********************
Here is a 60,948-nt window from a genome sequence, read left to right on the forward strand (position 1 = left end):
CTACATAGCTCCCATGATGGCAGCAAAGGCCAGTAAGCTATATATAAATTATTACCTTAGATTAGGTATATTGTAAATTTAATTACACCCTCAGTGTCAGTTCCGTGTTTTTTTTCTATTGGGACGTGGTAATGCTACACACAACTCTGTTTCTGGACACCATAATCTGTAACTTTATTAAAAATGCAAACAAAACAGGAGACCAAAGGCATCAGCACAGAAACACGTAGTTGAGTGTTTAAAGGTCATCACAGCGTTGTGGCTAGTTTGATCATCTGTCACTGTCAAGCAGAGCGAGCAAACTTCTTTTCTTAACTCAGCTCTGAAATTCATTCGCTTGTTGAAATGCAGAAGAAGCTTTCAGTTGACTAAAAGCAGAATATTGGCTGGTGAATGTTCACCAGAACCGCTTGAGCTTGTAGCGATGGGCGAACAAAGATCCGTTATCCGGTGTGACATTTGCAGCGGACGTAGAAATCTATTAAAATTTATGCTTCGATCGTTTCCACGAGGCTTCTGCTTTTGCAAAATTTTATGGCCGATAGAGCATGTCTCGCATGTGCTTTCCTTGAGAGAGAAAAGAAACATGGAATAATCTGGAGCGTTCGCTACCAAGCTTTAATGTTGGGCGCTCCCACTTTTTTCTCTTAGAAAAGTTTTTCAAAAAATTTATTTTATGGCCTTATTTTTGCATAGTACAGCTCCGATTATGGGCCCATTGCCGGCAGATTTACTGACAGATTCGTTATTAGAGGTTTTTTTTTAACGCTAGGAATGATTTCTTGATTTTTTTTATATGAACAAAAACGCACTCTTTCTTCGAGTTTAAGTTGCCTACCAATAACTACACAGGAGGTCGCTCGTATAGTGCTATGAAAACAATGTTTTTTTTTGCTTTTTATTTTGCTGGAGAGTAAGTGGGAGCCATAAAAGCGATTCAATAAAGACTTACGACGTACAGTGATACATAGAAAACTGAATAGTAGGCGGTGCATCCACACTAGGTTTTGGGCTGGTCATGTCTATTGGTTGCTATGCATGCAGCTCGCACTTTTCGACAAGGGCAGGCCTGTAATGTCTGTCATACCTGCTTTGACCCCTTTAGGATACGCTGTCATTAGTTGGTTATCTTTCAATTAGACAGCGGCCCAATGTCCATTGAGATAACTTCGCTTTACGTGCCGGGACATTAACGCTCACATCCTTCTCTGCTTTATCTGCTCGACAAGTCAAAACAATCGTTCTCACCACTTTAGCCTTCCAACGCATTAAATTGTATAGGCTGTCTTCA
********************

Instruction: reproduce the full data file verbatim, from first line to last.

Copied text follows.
Here is a 60,948-nt window from a genome sequence, read left to right on the forward strand (position 1 = left end):
CTACATAGCTCCCATGATGGCAGCAAAGGCCAGTAAGCTATATATAAATTATTACCTTAGATTAGGTATATTGTAAATTTAATTACACCCTCAGTGTCAGTTCCGTGTTTTTTTTCTATTGGGACGTGGTAATGCTACACACAACTCTGTTTCTGGACACCATAATCTGTAACTTTATTAAAAATGCAAACAAAACAGGAGACCAAAGGCATCAGCACAGAAACACGTAGTTGAGTGTTTAAAGGTCATCACAGCGTTGTGGCTAGTTTGATCATCTGTCACTGTCAAGCAGAGCGAGCAAACTTCTTTTCTTAACTCAGCTCTGAAATTCATTCGCTTGTTGAAATGCAGAAGAAGCTTTCAGTTGACTAAAAGCAGAATATTGGCTGGTGAATGTTCACCAGAACCGCTTGAGCTTGTAGCGATGGGCGAACAAAGATCCGTTATCCGGTGTGACATTTGCAGCGGACGTAGAAATCTATTAAAATTTATGCTTCGATCGTTTCCACGAGGCTTCTGCTTTTGCAAAATTTTATGGCCGATAGAGCATGTCTCGCATGTGCTTTCCTTGAGAGAGAAAAGAAACATGGAATAATCTGGAGCGTTCGCTACCAAGCTTTAATGTTGGGCGCTCCCACTTTTTTCTCTTAGAAAAGTTTTTCAAAAAATTTATTTTATGGCCTTATTTTTGCATAGTACAGCTCCGATTATGGGCCCATTGCCGGCAGATTTACTGACAGATTCGTTATTAGAGGTTTTTTTTTAACGCTAGGAATGATTTCTTGATTTTTTTTATATGAACAAAAACGCACTCTTTCTTCGAGTTTAAGTTGCCTACCAATAACTACACAGGAGGTCGCTCGTATAGTGCTATGAAAACAATGTTTTTTTTTGCTTTTTATTTTGCTGGAGAGTAAGTGGGAGCCATAAAAGCGATTCAATAAAGACTTACGACGTACAGTGATACATAGAAAACTGAATAGTAGGCGGTGCATCCACACTAGGTTTTGGGCTGGTCATGTCTATTGGTTGCTATGCATGCAGCTCGCACTTTTCGACAAGGGCAGGCCTGTAATGTCTGTCATACCTGCTTTGACCCCTTTAGGATACGCTGTCATTAGTTGGTTATCTTTCAATTAGACAGCGGCCCAATGTCCATTGAGATAACTTCGCTTTACGTGCCGGGACATTAACGCTCACATCCTTCTCTGCTTTATCTGCTCGACAAGTCAAAACAATCGTTCTCACCACTTTAGCCTTCCAACGCATTAAATTGTATAGGCTGTCTTCA